Building Initial Trust in an Intermediary in B2C Online Marketplaces: The Korean Evidence From

Building Initial Trust in an Intermediary in B2C Online Marketplaces: The Korean Evidence From

Ilyoo Barry Hong (College of Business and Economics, Chung-Ang University, Seoul, South Korea)
Copyright: © 2018 |Pages: 21
DOI: 10.4018/JGIM.2018040102
OnDemand PDF Download:
No Current Special Offers


The author develops and test a consumer trust model for building first-time buyer's trust in an intermediary in Korean online marketplaces. Data was collected via a questionnaire survey using 218 respondents. Results from an empirical analysis indicate that while all the three factors of trustworthiness were found to be a predictor of overall initial trust in the intermediary, ‘integrity' turned out to have the strongest association with overall trust. The author's findings suggest that trustworthiness beliefs and trust are conceptually distinct from each other and that the former is a predictor of the latter. The article offers implications for both academics and practitioners of online marketplaces.
Article Preview


An electronic marketplace (or e-marketplace) is an interorganizational information system that allows the participating buyers and sellers in some market to exchange information about prices and product offerings (Bakos, 1997; Hong & Cho, 2011). It is an intermediary that brings together sellers and buyers by providing an online marketplace. Buyers in an e-marketplace are exposed to an even greater risk of opportunistic seller behaviour than those in an online storefront. In fact, the Internet Crime Complaint Centre (2018) received 26,967 consumer auction fraud complaints between May 2014 and December 2017 with an adjusted dollar loss of $54,032,396. The reasons that online marketplaces are riskier than digital storefronts are twofold. Foremost, e-marketplaces typically consist of SOHO (small office home office) sellers who process a limited volume of transactions daily and handle returns or exchanges with limited manpower resources. Moreover, e-marketplace buyers routinely engage in transactions with a community of unknown sellers within the marketplace with whom they have little or no prior interaction, whereas buyers on a digital storefront develop business relationships with the single seller over time to the extent that they get to place trust in the e-commerce firm. Therefore, trust remains a key to the success of online marketplaces today. From the standpoint of consumers, buying from an online store that is not trustworthy is like accepting foreseen risks of financial or other possible losses. For that reason, it is critical for vendors to successfully build trust to overcome consumer perceptions of uncertainty and risk.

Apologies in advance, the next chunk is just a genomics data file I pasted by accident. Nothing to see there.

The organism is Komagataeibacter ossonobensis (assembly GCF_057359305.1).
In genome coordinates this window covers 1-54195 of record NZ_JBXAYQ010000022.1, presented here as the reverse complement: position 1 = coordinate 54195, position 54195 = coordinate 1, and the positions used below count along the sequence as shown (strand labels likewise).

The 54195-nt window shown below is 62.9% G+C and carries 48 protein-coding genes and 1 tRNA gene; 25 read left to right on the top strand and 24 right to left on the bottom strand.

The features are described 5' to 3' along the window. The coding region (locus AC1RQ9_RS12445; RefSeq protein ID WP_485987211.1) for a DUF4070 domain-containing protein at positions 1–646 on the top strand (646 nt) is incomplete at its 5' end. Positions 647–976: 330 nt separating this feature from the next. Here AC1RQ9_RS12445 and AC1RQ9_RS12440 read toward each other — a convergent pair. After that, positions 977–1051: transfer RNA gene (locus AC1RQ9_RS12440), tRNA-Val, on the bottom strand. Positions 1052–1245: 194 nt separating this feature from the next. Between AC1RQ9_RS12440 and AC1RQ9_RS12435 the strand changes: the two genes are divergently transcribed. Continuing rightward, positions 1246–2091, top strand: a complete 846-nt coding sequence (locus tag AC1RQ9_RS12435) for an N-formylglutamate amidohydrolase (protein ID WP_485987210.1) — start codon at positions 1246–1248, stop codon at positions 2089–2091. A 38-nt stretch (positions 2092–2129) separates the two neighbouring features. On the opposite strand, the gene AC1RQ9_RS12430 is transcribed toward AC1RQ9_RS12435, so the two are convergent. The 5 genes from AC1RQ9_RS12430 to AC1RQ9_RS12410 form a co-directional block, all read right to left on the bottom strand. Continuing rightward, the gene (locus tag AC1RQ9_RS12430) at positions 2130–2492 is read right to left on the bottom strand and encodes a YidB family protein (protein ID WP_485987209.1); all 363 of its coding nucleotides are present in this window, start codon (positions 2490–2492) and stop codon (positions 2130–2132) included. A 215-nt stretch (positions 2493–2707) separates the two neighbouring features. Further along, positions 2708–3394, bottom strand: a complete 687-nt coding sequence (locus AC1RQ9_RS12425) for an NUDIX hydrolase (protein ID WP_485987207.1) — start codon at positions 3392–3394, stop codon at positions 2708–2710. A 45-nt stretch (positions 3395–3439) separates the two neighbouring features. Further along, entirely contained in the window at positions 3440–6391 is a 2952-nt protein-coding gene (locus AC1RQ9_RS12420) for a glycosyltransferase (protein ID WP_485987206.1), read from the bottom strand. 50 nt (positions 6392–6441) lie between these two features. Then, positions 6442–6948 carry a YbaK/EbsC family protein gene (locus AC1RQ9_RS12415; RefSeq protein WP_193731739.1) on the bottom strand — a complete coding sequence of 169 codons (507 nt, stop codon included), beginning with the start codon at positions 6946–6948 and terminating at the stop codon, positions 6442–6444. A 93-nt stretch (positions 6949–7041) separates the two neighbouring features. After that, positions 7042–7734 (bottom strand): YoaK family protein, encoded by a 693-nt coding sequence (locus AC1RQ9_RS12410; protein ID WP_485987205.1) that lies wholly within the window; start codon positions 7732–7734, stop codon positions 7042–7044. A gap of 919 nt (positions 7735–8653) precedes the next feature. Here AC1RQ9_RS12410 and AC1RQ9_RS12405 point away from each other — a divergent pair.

The literature on consumer trust in electronic commerce reveals a rich body of knowledge on the antecedents of trust, which predominantly focuses on the context of digital storefronts. However, little work has been dedicated to understanding what affects consumer’s trustworthiness beliefs in an intermediary in an online marketplace especially when a consumer has no buying experience with that e-marketplace. While Kim & Ahn(2001) investigated the antecedents of trust in an online marketplace, their study is not applicable to a situation where a consumer has no transactional experience to form trusting beliefs concerning the e-marketplace. A trust model for an online storefront is distinct from that for an e-marketplace. While trust in a single vendor is of importance in an online storefront, consumers in an e-marketplace have a prime concern with trust in the marketplace intermediary. Thus, consumer trust in an intermediary will be first formed, and then trust is transferred from the intermediary to the vendors selling within the marketplace (Hong & Cho, 2011). To help online marketplaces successfully build consumer trust, a consumer trust model specifically tailored to e-marketplaces that articulates the sources of trust for this particular type of e-commerce firm is needed. In particular, the way initial trust is formed in online marketplaces differs from the way subsequent trust is developed; development of subsequent trust can be importantly influenced by consumer’s buying experience (i.e., length of relationship). In order to examine how trust is formed with first-time buyers, this paper will focus on initial trust that consumers have to deal with who have not yet shopped in a given e-marketplace.

Complete Article List

Search this Journal:
Volume 30: 7 Issues (2022): 6 Released, 1 Forthcoming
Volume 29: 6 Issues (2021)
Volume 28: 4 Issues (2020)
Volume 27: 4 Issues (2019)
Volume 26: 4 Issues (2018)
Volume 25: 4 Issues (2017)
Volume 24: 4 Issues (2016)
Volume 23: 4 Issues (2015)
Volume 22: 4 Issues (2014)
Volume 21: 4 Issues (2013)
Volume 20: 4 Issues (2012)
Volume 19: 4 Issues (2011)
Volume 18: 4 Issues (2010)
Volume 17: 4 Issues (2009)
Volume 16: 4 Issues (2008)
Volume 15: 4 Issues (2007)
Volume 14: 4 Issues (2006)
Volume 13: 4 Issues (2005)
Volume 12: 4 Issues (2004)
Volume 11: 4 Issues (2003)
Volume 10: 4 Issues (2002)
Volume 9: 4 Issues (2001)
Volume 8: 4 Issues (2000)
Volume 7: 4 Issues (1999)
Volume 6: 4 Issues (1998)
Volume 5: 4 Issues (1997)
Volume 4: 4 Issues (1996)
Volume 3: 4 Issues (1995)
Volume 2: 4 Issues (1994)
Volume 1: 4 Issues (1993)
View Complete Journal Contents Listing